Contrary to popular belief, we know that women do not talk as much as men in a mixed group (see Coates, Jennifer (1993) Women, Men and Languages, 2nd Edn, London: Longman). Women’s talks are often referred to as gossip, chatter, nag, rabbit, yak and natter. You must admit that this will not encourage women to talk at User Group Meetings or conferences. Not only do we believe that women talk too much when research shows that men on average talk more than women, [this] also indicates how women and women’s activities have tended to be undervalued.
Conclusion: Women do not feel comfortable speaking to a mixed audience as they feel pressured by men through centuries of being told that their conversation is rather shallow.
Interruption and dominance
It also appears that men will interrupt a woman far more that they will interrupt another man. These findings seem to show that men act as if they have more right than women to speak in mixed-sex conversations.
Conclusion: Women are used to be interrupted – so why bother?
Use of diluting phrases
According to Lakoff (Lakoff, Robin (1975) Language and Woman’s Place, New York: Harper & Row) women use linguistic forms that dilute assertion – sort of, like, I think, kind of showing that women are less confident than man and feel nervous about asserting anything too strongly. Other studies claim that women prefer to avoid conflict and so use forms which, by being less direct, allow disagreement to take place without confrontation.
Conclusion: Women are afraid to upset their audience by stating clearly their opinion.
I found some of the comments a little too patronising – I am a woman after all. I found other comments a little too close to the truth – women do not go to meetings because they do not have the time due to childcare, housework, family care. Should we then look at our upbringing and see where our society is going wrong?
- baby boys in blue, baby girls in pink
- jewellery for baby girls
- young girls being told off for being boisterous when little boys are praised for being competitive and pushy
Our society has role cast women – is that why they do not speak at conferences?
Thank you Stephen, London, for pointing this out.
Conference Speaker Bingo: a bingo card full of excuses for not having more female speakers at STEM conferences
PS. Some of my research was taken from Thomas, Linda et al, (2004) Language, Society and Power, 2nd Edn, Abingdon: Routledge
PPS. Just learn that Debian are organizing MiniDebConf Barcelona 2014 – where everybody is invited but talks will be by women only.
- ‘Tech is too important to be left to men!’, Europa, 6 March 2014 – A European Commission campaign to celebrate women in ICT and inspire young women to get involved. Includes some interesting (if perhaps worrying) statistics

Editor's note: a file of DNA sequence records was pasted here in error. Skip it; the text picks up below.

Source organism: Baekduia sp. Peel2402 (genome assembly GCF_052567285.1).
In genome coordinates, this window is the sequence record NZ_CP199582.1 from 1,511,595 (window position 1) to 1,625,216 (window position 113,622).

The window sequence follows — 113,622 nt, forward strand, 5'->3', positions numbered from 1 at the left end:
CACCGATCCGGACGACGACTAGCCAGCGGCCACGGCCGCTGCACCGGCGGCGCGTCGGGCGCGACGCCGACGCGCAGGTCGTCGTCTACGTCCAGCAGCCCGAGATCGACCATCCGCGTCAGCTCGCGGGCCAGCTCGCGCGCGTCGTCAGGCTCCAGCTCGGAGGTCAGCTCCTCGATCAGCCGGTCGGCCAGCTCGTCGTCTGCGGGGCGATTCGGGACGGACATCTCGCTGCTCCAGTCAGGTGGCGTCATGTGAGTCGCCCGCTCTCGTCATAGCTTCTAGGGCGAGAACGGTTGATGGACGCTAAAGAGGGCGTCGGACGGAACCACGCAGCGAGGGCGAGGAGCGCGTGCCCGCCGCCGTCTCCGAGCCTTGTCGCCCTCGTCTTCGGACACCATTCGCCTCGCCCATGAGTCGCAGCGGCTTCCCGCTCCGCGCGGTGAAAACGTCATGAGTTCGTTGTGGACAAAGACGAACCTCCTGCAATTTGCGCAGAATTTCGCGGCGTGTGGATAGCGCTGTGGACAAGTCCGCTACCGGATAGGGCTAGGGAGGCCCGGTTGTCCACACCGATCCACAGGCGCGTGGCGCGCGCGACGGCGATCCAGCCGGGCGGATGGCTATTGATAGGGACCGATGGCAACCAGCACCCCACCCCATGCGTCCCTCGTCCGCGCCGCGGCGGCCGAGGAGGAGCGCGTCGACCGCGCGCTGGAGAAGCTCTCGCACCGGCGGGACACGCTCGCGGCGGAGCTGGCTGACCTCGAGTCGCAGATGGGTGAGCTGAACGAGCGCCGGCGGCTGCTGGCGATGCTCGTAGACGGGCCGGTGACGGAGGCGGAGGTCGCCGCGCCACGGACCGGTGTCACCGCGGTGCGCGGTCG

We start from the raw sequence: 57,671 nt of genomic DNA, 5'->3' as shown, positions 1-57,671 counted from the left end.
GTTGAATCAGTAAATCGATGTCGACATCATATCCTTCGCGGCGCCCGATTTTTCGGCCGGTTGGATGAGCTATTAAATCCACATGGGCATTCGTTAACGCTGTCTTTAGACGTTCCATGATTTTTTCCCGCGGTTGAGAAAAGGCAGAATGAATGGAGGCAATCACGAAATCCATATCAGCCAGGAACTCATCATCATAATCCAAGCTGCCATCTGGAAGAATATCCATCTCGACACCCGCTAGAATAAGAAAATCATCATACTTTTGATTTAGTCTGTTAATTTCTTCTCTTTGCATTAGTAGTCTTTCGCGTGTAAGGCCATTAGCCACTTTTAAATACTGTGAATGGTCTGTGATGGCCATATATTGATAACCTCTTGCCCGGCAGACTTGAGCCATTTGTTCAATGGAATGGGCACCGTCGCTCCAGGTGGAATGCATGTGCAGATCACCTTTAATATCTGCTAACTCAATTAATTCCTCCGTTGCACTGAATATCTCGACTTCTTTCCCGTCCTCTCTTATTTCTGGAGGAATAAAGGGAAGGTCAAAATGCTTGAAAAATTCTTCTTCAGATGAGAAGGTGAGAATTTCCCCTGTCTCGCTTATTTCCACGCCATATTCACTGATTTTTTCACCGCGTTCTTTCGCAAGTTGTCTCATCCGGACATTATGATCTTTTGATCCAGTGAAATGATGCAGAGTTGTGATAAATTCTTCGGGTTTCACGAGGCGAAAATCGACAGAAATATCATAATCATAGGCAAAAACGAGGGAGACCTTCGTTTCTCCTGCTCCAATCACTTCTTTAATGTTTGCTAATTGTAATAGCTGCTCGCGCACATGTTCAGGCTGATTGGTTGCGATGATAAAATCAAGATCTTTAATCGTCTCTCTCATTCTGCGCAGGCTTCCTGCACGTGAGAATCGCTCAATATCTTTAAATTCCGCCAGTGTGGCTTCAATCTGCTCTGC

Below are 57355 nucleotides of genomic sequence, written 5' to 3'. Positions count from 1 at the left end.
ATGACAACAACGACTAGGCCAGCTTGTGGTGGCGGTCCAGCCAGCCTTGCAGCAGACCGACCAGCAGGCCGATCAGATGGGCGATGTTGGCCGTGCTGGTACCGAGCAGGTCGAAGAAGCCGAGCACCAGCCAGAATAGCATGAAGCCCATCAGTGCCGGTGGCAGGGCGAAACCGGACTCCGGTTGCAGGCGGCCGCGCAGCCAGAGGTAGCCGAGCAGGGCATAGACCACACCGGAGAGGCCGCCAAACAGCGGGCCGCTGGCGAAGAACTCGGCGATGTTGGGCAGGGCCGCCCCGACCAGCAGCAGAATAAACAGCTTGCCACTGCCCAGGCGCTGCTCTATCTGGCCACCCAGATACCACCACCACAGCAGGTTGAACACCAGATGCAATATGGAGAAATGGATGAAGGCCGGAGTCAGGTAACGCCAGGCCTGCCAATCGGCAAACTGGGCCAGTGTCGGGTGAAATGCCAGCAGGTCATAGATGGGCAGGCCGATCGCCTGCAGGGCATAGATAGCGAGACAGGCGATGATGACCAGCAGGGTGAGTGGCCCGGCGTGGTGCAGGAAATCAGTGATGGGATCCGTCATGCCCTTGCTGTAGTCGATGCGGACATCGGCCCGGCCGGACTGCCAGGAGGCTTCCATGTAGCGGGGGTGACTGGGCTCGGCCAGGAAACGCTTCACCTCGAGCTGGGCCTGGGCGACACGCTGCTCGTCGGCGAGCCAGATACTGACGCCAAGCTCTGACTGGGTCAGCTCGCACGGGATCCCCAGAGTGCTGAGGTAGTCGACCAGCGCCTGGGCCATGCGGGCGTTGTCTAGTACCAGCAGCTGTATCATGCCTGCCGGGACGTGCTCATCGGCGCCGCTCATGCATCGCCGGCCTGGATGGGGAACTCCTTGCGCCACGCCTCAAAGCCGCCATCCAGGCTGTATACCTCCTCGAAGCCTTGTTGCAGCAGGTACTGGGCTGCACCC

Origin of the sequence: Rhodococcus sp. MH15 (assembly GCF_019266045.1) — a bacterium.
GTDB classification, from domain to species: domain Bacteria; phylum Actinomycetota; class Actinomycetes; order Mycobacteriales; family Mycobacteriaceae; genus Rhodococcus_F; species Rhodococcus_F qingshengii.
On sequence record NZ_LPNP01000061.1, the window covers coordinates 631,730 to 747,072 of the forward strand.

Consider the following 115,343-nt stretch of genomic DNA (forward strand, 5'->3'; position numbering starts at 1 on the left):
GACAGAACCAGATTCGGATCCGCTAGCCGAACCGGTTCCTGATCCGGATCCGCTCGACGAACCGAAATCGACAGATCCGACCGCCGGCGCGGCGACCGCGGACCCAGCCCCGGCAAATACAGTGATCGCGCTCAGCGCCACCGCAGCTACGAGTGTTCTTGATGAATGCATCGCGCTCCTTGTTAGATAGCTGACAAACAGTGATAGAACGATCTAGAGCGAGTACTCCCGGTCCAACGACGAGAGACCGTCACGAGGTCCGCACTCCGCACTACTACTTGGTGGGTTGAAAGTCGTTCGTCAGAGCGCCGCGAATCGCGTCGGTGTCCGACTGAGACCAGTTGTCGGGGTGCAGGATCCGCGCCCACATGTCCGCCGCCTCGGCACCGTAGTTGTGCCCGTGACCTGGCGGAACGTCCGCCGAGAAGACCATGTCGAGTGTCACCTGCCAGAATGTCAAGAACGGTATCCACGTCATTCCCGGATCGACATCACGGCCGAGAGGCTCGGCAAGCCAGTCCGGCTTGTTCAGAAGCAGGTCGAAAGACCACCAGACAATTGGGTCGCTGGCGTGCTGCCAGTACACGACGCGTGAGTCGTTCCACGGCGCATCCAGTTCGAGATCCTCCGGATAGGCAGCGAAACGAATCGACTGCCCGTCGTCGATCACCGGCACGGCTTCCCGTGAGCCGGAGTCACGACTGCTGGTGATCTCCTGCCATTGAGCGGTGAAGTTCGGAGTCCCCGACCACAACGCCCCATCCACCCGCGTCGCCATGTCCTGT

- ‘Tokenism’, Geek Feminism Wiki – Overview of ideas of tokenism at conferences
- Dudman, Jane, ‘Five myths about why there aren’t more women at the top’, The Guardian, 8 March 2014 – Points 2 and 3 are particularly worth reading: point 2 mentions unconscious bias and 3 dissects the argument that able, clever women are already visible, so the women who don’t make it just haven’t tried hard enough
- Gahran, Amy, ‘Women at Tech Conferences: Look Beyond Tokenism (comment to Scoble)’, Contentious.com, 2 August 2005 – Another blog discussing tokenism, and dissecting the argument that there is no bias involved in choosing speakers – they are purely chosen on ‘merit’
- Kantor, Jodi, ‘Harvard Business School Case Study: Gender Equity’, The New York Times, 7 September 2013 [BEHIND A PAYWALL] – Like ICT, Business Studies is another field with few visible women. This article explains the changes Harvard Business School made to encourage a better learning environment for its female students – not only was there a gap in grade achievement, but female students weren’t speaking or being nominated for awards. This not only covers the method but also the result – it was extremely successful but some male students weren’t happy with the experience
- Urbina, Michael, ‘101 Everyday Ways for Men to Be Allies to Women’, Michael Urbina, 26 July 2013 – A lot of male commenters write about how they wish the situation was different. This is a list by a male feminist of the ways men can be more aware of the effects of patriarchy and how they can help
- Williams, Zoe, ‘Why female techies in the 21st century face a stone age work culture’, The Guardian, 7 March 2014 – Overview of the problem of the shortage of women in ICT, possible causes
- Henson, Val, “HOWTO Encourage Women in Linux” – This article is 12 years old but unfortunately it could have been written yesterday
from → Social Issues